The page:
I am used to it by now. Having lived in South Carolina for well over four years, we all know what September means: Start of college football!
No, you idiot. It means hurricane season.
Hard to believe, but this is the fifth September I have spent in Myrtle Beach. Each one has brought with it some type of hurricane threat. I survived the first four Septembers so why should I be concerned about this one? The hurricane that is lingering off the coast right now is just like all the others, right?
Not so fast.
I never allowed myself to get too worked up about past hurricanes that flirted with–or even impacted–our area. However, Hurricane Florence is a little different. My stress level for this one is more elevated than the others.
Two years ago, I experienced Hurricane Matthew. It impacted our area quite a bit. Our doors flew open, our fence posts toppled, and our power went out. It wasn’t too enjoyable. But here is the thing: When Hurricane Matthew met Myrtle Beach, it was a Category 1 hurricane.
If Hurricane Florence hits us, it is supposed to be a Category 4.
Now I am sure most of you out there can guess what that means. If not, let me give you a hint: hurricane intensity doesn’t lessen as the category climbs higher.
A Category 4 hurricane brings devastating 133-155 MPH winds and a storm surge 13-18 feet above normal. To say the least, it can be devastating. But don’t feel as if we are on a collision course with doomsday just yet. According to the forecast, there is a 50% chance that Hurricane Florence will hit our area with that intensity. Are you an optimist or pessimist?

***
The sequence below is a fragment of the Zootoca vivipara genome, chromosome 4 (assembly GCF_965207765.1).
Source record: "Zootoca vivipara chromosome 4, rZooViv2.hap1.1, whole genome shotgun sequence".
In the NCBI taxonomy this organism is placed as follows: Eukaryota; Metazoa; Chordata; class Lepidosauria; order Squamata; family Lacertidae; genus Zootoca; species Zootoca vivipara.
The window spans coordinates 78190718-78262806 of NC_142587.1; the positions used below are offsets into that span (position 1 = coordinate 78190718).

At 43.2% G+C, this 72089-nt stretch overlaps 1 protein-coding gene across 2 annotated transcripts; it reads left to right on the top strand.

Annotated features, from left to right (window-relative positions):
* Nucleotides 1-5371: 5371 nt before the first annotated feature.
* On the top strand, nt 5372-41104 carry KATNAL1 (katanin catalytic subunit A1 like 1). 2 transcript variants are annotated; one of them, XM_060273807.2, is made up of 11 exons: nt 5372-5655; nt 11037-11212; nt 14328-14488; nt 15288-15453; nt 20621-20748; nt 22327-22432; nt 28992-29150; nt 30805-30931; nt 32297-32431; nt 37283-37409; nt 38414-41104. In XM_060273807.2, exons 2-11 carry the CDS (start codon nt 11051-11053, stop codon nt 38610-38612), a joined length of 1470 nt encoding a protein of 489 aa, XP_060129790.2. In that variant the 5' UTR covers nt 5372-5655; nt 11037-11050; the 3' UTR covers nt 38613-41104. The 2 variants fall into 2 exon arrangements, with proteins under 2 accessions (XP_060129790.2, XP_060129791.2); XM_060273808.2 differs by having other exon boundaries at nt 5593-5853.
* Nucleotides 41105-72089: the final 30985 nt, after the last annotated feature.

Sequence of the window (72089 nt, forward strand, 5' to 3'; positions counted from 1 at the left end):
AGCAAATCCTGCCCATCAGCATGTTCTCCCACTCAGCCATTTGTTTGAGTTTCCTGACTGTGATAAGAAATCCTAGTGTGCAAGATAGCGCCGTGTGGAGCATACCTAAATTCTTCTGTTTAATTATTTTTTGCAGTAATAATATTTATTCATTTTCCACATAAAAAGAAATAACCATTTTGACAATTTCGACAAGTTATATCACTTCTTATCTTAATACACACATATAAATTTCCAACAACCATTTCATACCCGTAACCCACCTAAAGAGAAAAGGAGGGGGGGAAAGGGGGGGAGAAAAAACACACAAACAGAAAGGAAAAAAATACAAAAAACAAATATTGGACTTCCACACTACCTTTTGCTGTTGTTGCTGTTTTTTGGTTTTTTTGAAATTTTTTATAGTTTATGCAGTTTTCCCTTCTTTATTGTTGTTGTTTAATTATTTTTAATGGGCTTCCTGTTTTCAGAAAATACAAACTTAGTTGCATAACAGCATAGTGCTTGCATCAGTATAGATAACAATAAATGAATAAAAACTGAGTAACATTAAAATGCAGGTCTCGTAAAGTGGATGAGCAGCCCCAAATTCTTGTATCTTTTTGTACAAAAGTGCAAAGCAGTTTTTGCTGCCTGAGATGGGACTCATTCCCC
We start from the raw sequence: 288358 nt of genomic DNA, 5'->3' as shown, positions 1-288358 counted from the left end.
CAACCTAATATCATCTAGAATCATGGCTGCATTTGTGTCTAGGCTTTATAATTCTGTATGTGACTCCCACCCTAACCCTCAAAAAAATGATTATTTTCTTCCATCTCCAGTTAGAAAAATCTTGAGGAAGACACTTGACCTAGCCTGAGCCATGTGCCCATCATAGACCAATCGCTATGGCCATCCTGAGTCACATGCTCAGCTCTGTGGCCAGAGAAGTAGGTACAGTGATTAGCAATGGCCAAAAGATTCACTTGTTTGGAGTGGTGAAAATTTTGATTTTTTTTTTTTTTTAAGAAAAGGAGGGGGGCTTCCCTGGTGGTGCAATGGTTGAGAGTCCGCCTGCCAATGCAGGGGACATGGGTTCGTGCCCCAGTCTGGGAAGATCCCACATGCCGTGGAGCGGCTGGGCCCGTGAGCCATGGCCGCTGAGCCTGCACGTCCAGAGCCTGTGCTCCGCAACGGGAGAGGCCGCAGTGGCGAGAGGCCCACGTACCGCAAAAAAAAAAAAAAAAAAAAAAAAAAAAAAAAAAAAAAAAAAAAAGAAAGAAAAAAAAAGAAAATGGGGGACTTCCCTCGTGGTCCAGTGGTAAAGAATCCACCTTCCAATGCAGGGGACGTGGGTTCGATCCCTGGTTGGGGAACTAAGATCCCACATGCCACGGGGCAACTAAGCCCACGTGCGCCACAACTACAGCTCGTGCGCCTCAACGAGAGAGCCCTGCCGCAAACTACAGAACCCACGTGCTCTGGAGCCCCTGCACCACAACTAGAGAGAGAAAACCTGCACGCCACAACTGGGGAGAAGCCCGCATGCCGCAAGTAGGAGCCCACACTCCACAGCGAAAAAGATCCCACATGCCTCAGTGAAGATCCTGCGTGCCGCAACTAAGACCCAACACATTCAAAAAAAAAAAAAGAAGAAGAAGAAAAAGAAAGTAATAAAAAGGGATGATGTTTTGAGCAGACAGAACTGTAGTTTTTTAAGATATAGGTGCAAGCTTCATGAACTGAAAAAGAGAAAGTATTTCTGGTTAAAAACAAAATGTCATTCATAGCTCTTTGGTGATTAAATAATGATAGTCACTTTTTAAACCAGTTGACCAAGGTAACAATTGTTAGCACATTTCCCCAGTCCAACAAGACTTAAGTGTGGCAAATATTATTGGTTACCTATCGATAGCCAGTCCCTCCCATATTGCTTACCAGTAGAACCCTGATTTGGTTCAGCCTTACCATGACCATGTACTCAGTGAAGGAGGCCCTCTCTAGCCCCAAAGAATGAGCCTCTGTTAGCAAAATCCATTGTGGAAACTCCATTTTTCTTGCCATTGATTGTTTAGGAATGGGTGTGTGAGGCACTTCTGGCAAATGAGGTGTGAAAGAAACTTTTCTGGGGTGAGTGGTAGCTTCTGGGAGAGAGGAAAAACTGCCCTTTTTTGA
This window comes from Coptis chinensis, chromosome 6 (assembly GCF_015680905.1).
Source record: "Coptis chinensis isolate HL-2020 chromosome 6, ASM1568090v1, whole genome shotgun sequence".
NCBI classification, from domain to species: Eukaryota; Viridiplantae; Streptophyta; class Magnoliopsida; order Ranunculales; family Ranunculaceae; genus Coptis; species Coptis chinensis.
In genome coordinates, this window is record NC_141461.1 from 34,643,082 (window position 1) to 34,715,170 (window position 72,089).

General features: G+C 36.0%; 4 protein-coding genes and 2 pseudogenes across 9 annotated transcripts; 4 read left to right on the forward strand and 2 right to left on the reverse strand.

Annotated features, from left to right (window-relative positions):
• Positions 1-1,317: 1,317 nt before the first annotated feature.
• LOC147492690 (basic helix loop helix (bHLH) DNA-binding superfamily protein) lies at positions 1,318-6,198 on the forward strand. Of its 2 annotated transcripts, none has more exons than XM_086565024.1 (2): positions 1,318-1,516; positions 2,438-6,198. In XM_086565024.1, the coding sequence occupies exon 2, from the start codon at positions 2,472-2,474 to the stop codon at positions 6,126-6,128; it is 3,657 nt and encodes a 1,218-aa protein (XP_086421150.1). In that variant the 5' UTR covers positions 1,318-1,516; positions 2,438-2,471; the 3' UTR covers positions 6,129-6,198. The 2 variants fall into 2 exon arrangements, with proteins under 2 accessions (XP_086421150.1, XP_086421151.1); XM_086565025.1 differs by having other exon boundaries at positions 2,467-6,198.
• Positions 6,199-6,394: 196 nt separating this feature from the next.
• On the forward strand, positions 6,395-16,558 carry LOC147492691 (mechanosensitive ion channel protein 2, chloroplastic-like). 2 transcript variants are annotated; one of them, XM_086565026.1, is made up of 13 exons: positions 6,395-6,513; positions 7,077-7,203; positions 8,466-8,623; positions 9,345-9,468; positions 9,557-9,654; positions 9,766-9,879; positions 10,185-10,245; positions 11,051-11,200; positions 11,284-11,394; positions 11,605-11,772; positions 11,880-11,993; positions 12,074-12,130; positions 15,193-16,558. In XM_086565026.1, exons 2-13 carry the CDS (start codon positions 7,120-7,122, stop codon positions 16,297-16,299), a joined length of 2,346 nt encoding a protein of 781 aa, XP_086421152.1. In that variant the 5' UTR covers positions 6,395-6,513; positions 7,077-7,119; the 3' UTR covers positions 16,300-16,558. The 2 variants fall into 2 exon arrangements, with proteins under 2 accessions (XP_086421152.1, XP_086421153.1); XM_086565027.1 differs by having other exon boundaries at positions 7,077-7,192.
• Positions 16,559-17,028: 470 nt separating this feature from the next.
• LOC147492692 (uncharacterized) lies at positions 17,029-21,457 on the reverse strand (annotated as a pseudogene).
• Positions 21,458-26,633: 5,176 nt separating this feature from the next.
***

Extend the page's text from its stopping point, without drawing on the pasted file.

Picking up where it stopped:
Other factors besides the sheer strength of Florence get me nervous too. We are in a new house. We have Sloan. We have a large lawn that is prone to flooding. But all that doesn’t even cover the aftermath headache that we will face once the hurricane rips through the area and the recovery process begins. As you can see, my focus is divided in a few different directions, especially since I am in charge of the Coastal Carolina University social media response to the hurricane (there are thousands of students and parents depending on us for accurate and updated information).
Bottom line, there is no escaping the fact that Hurricane Florence will impact the Grand Strand in some way. The question is just how severe her punishment will be. Don’t worry about us because we will be fine — we have an evacuation plan in place and our little family will stick together. Don’t let my nerves about our personal situation concern you. Instead, let’s turn our attention to those who have nowhere to go nor the means to prepare. A lot of people will be in the dark (literally and figuratively) when Hurricane Florence hits. Let’s pray for them.
I will keep everyone updated on the track of Hurricane Florence. It isn’t a particularly fun time but we will make the best of it. Let’s hope that it is less severe than what we are preparing for. Don’t Blink.